Wisconsin-La Crosse was third with 127 points, while Haverford closed out the podium in 213 points.
Saturday’s North Central team history was set in motion by a 1-2 finish by Cardinal teammates Dhruvil Patel (24:24) and Al Baldonado (24:29), two seniors who were freshman the last time North Central didn’t win the NCAA title, back in 2015 on the same course in which they dominated on Saturday. For those two, sweeping the top two places and winning the title in Oshkosh-- their third straight NCAA XC championship win-- was particularly sweet.
Incredibly, Patel’s win is the first by a North Central athlete at NCAA XC since Tim McCoskey in 2000, almost unbelievable considering that the Cardinals have won seven team championships in that span.
The senior capped off a spectacular cross country career in style, pumping his fist and screaming in celebration as he crossed the line before turning around to embrace Baldonado. The pair couldn’t know then exactly where their other teammates would finish behind them, but their hug said it all: they knew that the NCAA DIII crown was theirs for the third straight year.
Chris Buechner finished eighth to give NCC three in the top ten, while Matt Osmulski wasn’t far behind in 11th. Zach Hird, who like Patel and Baldonado, was another member of the 2015 North Central squad that last lost a NCAA crown, closed out this year’s revenge tour with his 33rd place finish on Saturday.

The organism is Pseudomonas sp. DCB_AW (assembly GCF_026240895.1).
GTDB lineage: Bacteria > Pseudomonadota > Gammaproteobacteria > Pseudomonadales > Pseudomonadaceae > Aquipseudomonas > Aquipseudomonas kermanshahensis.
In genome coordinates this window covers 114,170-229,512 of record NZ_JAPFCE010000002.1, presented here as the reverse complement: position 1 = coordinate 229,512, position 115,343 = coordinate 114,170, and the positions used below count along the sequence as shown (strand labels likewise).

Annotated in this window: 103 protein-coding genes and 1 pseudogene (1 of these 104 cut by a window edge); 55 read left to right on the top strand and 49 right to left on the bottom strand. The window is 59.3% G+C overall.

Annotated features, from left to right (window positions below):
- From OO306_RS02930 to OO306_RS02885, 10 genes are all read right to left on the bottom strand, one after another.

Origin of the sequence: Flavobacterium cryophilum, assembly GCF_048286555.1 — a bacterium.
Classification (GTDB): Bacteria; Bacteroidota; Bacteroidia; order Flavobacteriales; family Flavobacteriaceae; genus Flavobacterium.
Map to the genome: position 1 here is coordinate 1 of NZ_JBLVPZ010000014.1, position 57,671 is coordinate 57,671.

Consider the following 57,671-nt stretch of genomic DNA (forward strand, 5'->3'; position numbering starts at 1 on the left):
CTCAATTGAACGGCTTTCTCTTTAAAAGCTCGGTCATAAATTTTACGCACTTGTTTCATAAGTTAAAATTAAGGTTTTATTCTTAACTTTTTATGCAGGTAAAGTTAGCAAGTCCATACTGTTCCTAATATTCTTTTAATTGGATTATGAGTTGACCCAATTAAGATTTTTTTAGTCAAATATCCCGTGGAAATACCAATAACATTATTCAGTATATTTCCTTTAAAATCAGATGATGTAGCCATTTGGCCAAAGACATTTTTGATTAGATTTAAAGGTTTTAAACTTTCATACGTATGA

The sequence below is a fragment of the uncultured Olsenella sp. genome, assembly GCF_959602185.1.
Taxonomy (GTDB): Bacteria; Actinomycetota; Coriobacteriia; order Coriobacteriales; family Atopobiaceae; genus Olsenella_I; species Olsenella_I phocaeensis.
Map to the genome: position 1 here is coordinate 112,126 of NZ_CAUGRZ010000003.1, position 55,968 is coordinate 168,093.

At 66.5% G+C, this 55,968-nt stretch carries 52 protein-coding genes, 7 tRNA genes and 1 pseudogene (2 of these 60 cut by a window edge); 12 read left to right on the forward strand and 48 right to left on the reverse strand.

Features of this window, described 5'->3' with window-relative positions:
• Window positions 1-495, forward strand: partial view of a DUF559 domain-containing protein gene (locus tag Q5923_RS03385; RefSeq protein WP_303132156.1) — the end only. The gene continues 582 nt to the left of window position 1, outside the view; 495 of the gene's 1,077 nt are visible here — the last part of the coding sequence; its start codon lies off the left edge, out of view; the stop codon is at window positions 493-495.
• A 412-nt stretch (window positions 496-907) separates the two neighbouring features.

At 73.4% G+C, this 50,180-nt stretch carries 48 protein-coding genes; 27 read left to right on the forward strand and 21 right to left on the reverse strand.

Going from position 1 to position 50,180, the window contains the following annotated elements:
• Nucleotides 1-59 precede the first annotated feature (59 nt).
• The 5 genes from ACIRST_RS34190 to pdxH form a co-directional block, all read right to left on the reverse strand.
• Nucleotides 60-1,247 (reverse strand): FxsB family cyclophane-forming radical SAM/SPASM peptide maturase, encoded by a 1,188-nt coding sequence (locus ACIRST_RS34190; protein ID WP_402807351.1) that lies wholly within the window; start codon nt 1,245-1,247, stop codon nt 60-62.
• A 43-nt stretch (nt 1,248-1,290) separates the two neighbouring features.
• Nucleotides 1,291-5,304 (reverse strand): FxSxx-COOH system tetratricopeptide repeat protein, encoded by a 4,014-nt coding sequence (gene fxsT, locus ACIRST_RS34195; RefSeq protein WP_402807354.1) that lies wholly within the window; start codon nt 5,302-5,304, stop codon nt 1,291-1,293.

There have been many special North Central teams throughout the years, and the last two versions won by bigger margins than they did on Saturday, but the 2018 group should go down as one of the greatest in head coach Al Carius’ legendary 53 years (and counting) atop the program. 1-2-8-11-33 is next level dominance even for a team as storied as North Central, and considering that each of NCC’s top seven are seniors, their performance in 2018 will go down as the best of this era.
Patel ultimately won by a comfortable five-second margin, but the results don’t tell the full story in an individual battle that was truly thrilling from gun to tape.
Just eight minutes into the race, UW-La Crosse’s Thomas Schultz tripped and tumbled to the turf, a fall that highlighted the tight and competitive battle that was being waged at the front of the pack. Schultz got up quickly and finished a respectable 14th, but he was the first casualty in a championship that also featured a restart due to a collision 100 meters into the race, a few elbows, and an aggressive breakaway by WashU. senior Brad Hodkinson with a little more than a mile to go that finally separated the pack up front.
Hodkinson’s move wasn’t preordained-- both he and his coach were surprised by it afterwards-- but the jailbreak, while gutsy and admirable, didn’t end up going in his favor. Hodkinson faded to seventh in 24:39, his second-straight such finish at nationals.
It did, however, play right into the hands of Patel.
The North Central star didn’t touch the lead until the final kilometer, and it showed as he easily dropped a struggling Hodkinson with just 800 meters to go. Patel was never challenged from there, and he gave one last look behind him coming down the straightaway before ripping his gloves off-- an apt metaphor for the battle he had just won-- and then playfully shushing the North Central crowd that roared his name.
Patel had won the hardest DIII race to win in his final cross country appearance, and he wasn’t about to let the moment go to waste.